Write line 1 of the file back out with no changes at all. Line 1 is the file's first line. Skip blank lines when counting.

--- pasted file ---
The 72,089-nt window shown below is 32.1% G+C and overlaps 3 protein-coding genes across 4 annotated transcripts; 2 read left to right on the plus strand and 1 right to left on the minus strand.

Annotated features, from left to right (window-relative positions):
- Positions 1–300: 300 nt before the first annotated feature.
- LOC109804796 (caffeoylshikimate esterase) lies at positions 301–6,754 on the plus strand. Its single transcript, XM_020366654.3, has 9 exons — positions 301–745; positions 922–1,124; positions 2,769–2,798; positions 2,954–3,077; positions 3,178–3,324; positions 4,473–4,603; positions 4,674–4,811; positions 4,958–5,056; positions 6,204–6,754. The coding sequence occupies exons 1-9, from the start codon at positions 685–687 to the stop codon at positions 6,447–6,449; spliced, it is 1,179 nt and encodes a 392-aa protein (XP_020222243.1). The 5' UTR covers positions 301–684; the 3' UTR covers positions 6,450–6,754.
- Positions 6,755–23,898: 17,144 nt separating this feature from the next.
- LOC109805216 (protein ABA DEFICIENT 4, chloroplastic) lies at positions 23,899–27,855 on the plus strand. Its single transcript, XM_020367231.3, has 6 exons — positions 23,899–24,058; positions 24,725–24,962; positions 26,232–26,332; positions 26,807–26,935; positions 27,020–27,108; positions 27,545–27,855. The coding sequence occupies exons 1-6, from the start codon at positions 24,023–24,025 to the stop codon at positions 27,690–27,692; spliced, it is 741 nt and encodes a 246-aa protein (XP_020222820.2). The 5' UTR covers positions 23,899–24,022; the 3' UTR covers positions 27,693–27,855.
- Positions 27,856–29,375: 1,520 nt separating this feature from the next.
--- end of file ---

The 72,089-nt window shown below is 32.1% G+C and overlaps 3 protein-coding genes across 4 annotated transcripts; 2 read left to right on the plus strand and 1 right to left on the minus strand.